Regardless of how you choose to count it in your carb totals click here, fiber is very important for everyone, but especially important for diabetics. Not only is it helpful in regulating bowel functions, but it can also help lessen the impact of spikes from carbs in your diet.
It can also lower your risk for heart disease (diabetics already have an increased risk for heart disease) by helping to reduce cholesterol levels.
There are two types of fiber:
Insoluble fiber. This type of fiber promotes the movement of material through your digestive system and increases stool bulk, so it can be of benefit to those who struggle with constipation or irregular stools. Whole-wheat flour, wheat bran, nuts and many vegetables are good sources of insoluble fiber.
Soluble fiber. This type of fiber dissolves in water to form a gel-like material. It can help lower blood cholesterol and glucose levels. Soluble fiber is found in oats, peas, beans, apples, citrus fruits, carrots, barley and psyllium among other foods.
If you’ve just started taking Metformin and are experiencing the “Metformin Mambo” increasing fiber can also help with this (yes it’s really true .
Here are some other benefits:
- Normalizes bowel movements. Dietary fiber increases the weight and size of your stool and softens it. A bulky stool is easier to pass, decreasing your chance of constipation. If you have loose, watery stools, fiber may also help to solidify the stool because it absorbs water and adds bulk to stool. For some, fiber may provide relief from irritable bowel syndrome(IBS).
- Helps maintain bowel health. A high-fiber diet may lower your risk of developing hemorrhoids, and small pouches in your colon (diverticular disease). Some fiber is fermented in the colon. Researchers are looking at how this may play a role in preventing diseases of the colon.
- Lowers blood cholesterol levels. Soluble fiber found in beans, oats, flaxseed and oat bran may help lower total blood cholesterol levels by lowering low-density lipoprotein, or “bad,” cholesterol levels(LDL). Epidemiologic studies have shown that increased fiber in the diet can reduce blood pressure and inflammation, which is also protective to heart health.
- Helps control blood sugar levels. Fiber, particularly soluble fiber, can slow the absorption of sugar, which for people with diabetes can help improve blood sugar levels. Aids in weight loss. High-fiber foods generally require more chewing time, which gives your body time to register when you’re no longer hungry, so you’re less likely to overeat. All that chewing also uses more calories, right? Also, a high-fiber diet tends to make a meal feel larger and linger longer, so you stay full for a greater amount of time. And high-fiber diets also tend to be less “energy dense,” which means they have fewer calories for the same volume of food.
- Uncertain effect on colorectal cancer. Evidence that dietary fiber reduces colorectal cancer is mixed — some studies show benefit, some show nothing and some suggest increased risk.
The ADA recommendations are for between 20 -25 grams per day.
Good sources of dietary fiber include:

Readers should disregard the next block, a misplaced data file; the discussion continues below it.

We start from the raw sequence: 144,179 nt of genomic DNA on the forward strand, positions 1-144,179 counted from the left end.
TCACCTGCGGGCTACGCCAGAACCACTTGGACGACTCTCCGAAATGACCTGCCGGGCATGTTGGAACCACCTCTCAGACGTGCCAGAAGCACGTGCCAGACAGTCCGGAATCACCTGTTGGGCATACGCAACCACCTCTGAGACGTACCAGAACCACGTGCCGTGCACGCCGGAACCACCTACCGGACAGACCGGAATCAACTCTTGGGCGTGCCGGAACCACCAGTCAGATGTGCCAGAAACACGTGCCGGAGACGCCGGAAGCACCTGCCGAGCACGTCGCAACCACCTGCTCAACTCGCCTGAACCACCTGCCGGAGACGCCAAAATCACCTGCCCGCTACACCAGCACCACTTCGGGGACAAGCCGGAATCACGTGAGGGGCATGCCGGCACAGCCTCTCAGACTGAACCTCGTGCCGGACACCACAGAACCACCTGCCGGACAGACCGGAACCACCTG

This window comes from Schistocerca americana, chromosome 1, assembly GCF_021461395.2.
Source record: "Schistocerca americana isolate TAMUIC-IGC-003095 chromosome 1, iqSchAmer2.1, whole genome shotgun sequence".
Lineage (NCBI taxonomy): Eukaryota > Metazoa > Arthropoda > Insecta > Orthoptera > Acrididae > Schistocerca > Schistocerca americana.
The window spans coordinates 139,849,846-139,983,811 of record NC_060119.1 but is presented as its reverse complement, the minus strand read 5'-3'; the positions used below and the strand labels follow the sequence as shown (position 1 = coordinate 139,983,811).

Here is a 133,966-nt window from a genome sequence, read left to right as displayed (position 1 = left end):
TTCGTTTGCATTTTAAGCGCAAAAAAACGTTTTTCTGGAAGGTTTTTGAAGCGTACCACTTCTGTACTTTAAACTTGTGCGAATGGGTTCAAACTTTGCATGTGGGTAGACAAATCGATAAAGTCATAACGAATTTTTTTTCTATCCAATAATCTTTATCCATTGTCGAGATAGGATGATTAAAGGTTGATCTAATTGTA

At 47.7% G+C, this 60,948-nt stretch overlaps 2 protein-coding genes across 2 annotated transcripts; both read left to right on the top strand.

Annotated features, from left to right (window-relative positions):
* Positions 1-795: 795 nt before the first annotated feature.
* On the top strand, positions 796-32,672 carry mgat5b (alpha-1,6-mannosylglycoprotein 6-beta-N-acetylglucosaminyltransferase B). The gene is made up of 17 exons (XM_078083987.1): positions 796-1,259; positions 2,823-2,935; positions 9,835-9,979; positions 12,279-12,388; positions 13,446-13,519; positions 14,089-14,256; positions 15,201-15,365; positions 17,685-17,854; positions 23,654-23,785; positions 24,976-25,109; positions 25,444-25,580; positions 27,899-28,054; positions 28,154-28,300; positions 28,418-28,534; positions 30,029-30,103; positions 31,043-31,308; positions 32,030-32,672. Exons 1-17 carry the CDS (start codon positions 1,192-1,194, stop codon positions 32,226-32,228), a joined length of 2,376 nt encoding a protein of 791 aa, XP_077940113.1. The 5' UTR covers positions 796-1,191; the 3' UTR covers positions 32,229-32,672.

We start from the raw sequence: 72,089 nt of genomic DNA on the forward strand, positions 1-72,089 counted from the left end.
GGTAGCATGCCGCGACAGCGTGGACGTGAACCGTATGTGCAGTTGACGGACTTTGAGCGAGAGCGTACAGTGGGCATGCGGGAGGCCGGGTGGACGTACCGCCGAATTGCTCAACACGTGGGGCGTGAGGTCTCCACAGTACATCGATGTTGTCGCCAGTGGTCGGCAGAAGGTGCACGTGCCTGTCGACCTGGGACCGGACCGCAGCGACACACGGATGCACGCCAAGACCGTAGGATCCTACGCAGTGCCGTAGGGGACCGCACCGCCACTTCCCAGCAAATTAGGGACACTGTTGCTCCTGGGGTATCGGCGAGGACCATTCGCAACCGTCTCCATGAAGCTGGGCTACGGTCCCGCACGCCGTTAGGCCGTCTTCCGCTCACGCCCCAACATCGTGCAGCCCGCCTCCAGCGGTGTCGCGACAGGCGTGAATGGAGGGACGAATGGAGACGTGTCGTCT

Beans and legumes. Think black beans, kidney beans, pintos, chick peas (garbanzos), white beans, and lentils.
Fruits and vegetables, especially those with edible skin (for example, apples, corn and beans) and those with edible seeds (for example, berries).
Whole grains such as:
- Whole wheat pasta
- Whole grain cereals (Look for those with three grams of dietary fiber or more per serving, including those made from whole wheat, wheat bran, and oats.)
- Whole grain breads (To be a good source of fiber, one slice of bread should have at least three grams of fiber. Another good indication: look for breads where the first ingredient is a whole grain. For example, whole wheat or oats.) Many grain products now have “double fiber” with extra fiber added. The bread I use is both low-carb and double fiber. Be cautious however because whole grains have just as many carbs as refined white grains!
Nuts— try different kinds. Peanuts, walnuts and almonds are a good source of fiber and healthy fat, but watch portion sizes, because they also contain a lot of calories in a small amount.
One caution, if you’re just starting to add more fiber to your diet, start out slowly or gas and other problems could develop if you try to add too much too quickly.
Another caution is that fiber can affect the absorption of certain medications and nutritional supplements. If you’re going to have a high-fiber meal, wait at least 2 hours after before taking any of these.
For diabetics it’s alway a good idea to include protein, carbs, and a small amount of fat in each meal. The protein and fat help with the absorption of carbs, as does fiber. But in regard to just how much the fiber lowers the spike from carbs always use your meter to decide. Everyone is different an example would be oatmeal. Some people do fine with whole grain steel-cut oats mixed with some protein and fat. Others can’t even look at it without spiking. So you have to test to see how things work for your body.
So now you see why fiber is your friend. It just won’t lend you any money (I know groaaaan).
Source: click here
© EMO 4/12
Knowledge is Power